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I am attending a funeral. The cemetery is located fifteen miles northwest of Abilene on a treeless plain. A few hundred yards from the grave site, cattle graze in pastures made unseasonably lush by heavy rains. Beside the open grave, the standing water is shin deep, causing the six mourners to wear rubber boots.
There will be no eulogy, but here is what might be said: “Dearly beloved, we have come here today to pay our last respects to a life that has been good to Texas. This life was brief, just thirty-four years, yet it brought much happiness to those it touched. Now that it is over, let us preserve the memory of those good times and pray that one day they shall be resurrected.” Instead, the words go unspoken, and the six men go immediately to work, interring the last remains of another victim of the oil bust. Known as Unocal Mead Strawn Unit Number 9, another oil well is about to be plugged.
Plugging wells is just about the only activity that makes money these days for the beleaguered oil-field service industry. The crew handling the Unocal job is from Bilbo Wireline Service, an Abilene-based outfit that a year ago had 57 employees. Now it has 8. Two of the company’s three divisions—well testing and servicing—are virtually idle. There’s no demand for testing; it’s part of drilling, and with oil at $15 a barrel, few are drilling in the oil patch. The problem with servicing—an oil-field term for maintenance—is a little different. Operators still need someone to haul off the brine that is produced along with oil, but most don’t have the money to pay for it. Plugging is all that is left.
When a well ceases to produce oil in paying quantities, the operator cannot simply turn off the power and walk away. State regulations decree that the hole must be plugged with cement to keep the remaining oil and brine from rising in the pipe and seeping into underground fresh water. As the price of oil fell, more and more wells became too expensive to operate. Almost 15,000 Texas wells were plugged during 1986, an all-time record. “During the boom we very seldom plugged a well,” says Bill Kilpatrick, the president of Bilbo Wireline. “Now we do ten, twelve a month.”
Kilpatrick is a hefty, rugged man of fifty, with long sideburns and a white Stetson that he wears indoors and out. At a time when many service companies have gone belly-up, he has managed to survive, thanks to well plugging, old friendships, and new business methods. If he can’t get money, he barters. He takes pipe out of the wells he plugs and sells it. But pipe that used to bring $4 a foot now fetches only $1. He has also taken, instead of money, a fiberglass test tank and a copying machine that “I hadn’t any use for in the world.”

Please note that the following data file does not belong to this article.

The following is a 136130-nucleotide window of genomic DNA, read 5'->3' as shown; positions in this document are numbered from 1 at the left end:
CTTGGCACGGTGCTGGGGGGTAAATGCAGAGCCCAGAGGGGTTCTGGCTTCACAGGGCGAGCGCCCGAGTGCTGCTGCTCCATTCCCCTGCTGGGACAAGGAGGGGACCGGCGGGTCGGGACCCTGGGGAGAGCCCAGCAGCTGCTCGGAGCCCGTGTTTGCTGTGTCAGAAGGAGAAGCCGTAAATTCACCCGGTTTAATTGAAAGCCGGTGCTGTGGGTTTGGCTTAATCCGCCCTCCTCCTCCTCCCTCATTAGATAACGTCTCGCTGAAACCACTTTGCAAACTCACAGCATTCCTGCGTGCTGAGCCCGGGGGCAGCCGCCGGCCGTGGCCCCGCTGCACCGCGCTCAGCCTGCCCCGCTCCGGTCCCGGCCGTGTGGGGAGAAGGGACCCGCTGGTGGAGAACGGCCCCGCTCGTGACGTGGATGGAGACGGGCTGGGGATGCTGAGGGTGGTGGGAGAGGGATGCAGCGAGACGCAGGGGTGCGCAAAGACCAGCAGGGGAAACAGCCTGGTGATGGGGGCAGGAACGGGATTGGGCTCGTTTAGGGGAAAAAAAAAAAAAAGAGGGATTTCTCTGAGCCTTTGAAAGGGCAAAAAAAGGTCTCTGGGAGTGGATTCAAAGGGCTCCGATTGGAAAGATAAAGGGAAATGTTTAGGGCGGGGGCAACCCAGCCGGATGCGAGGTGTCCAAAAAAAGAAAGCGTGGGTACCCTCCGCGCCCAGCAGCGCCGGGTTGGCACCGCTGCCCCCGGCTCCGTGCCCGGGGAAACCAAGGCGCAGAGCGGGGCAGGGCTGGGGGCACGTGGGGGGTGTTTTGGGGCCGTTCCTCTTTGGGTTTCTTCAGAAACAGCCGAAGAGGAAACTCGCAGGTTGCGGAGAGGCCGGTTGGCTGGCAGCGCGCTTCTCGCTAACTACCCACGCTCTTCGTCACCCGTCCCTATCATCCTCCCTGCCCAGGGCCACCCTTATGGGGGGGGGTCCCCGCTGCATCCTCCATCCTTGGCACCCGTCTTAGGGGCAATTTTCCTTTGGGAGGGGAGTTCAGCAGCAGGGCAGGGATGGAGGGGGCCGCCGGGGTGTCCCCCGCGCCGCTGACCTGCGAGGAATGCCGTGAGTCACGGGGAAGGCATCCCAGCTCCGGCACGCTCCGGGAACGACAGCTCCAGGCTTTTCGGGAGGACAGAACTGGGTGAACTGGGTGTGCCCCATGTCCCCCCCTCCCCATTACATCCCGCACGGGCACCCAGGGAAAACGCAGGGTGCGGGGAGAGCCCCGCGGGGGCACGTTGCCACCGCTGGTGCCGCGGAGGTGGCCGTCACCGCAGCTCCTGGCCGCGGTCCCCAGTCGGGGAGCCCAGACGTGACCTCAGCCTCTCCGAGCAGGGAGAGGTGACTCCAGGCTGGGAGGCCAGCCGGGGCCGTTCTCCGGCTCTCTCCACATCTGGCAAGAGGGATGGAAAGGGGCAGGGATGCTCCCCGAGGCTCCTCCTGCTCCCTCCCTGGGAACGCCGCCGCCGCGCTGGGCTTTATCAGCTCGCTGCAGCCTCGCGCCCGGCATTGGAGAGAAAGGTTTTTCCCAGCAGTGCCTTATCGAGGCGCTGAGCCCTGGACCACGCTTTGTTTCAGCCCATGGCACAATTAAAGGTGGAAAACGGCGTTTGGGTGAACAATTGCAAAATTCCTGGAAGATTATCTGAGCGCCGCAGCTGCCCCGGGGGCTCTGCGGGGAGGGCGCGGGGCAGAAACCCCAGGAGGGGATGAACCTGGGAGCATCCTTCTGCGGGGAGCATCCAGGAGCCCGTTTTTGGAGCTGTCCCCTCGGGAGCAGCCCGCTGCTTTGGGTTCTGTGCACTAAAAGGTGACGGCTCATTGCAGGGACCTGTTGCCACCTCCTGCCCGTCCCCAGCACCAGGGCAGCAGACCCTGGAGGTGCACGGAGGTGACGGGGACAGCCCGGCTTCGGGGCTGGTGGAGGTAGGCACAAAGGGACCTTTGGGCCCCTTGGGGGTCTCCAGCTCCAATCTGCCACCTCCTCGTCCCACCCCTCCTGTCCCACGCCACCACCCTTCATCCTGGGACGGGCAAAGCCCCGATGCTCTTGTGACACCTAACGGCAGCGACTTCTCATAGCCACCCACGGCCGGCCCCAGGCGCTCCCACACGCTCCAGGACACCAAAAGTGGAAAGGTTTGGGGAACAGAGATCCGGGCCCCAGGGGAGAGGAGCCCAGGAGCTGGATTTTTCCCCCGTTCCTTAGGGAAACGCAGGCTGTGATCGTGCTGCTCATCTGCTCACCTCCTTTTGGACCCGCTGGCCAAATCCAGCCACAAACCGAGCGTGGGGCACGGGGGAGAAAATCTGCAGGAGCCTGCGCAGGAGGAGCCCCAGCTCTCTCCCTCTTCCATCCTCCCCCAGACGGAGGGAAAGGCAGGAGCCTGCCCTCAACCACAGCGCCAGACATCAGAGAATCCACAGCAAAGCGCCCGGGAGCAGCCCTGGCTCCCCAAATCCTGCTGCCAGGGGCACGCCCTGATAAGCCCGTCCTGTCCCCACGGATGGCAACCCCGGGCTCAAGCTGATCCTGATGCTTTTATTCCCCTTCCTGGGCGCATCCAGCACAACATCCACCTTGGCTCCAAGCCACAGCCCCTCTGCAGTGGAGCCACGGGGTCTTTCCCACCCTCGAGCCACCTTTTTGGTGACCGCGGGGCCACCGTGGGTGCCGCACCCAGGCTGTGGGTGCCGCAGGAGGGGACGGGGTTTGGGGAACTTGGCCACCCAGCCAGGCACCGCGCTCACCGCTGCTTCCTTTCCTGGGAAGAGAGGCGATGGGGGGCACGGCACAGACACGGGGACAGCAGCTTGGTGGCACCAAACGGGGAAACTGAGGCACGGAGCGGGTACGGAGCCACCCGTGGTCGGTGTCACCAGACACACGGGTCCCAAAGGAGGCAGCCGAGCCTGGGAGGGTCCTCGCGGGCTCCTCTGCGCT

“I’ll do anything, anytime, for anybody,” Kilpatrick says. “We’ve got to work together. I’ve been in this oil field for thirty-three years, and I’ve never, ever seen it like this. People can’t pay their bills. The honor system is no good anymore. Oil’s fixin’ to be like a grocery store—give me cash at the cattle guard.”
Benny Kilpatrick, his son, is the head of the plugging crew at the well site. At 31, Benny has been working in the oil fields half his life. “My dad and my brother, they can have that damn office,” he says. “I’d a hell of a lot rather be out here.” His tan jeans and dark work shirt are stained black with oil. Hair curls out from under his Bilbo gimme cap. As another crew pulls the pipe out of the well, leaving only an outer tube known as casing, he directs three trucks into position—one with dry cement, one with water, and one to mix them up and pump the wet cement into the well.
Using pulleys and wire, the Bilbo team has already dropped a foot-long iron-and-rubber plug, accompanied by blasting caps, into the bottom of the hole, 4452 feet below the surface. The wire transmitted an electric charge that detonated the blasting caps and caused the rubber to expand to the sides of the pipe that was cemented in place and could not be recovered. As soon as the cement is mixed, it will be dumped on top of the plug. Two more plugs and more cement will seal the casing above and below the fresh-water zone, much closer to the surface. Finally, Benny will cement the top of the well by hand so that nothing can fall in. And Mead Strawn Number 9 will be dead and buried, oil to dust.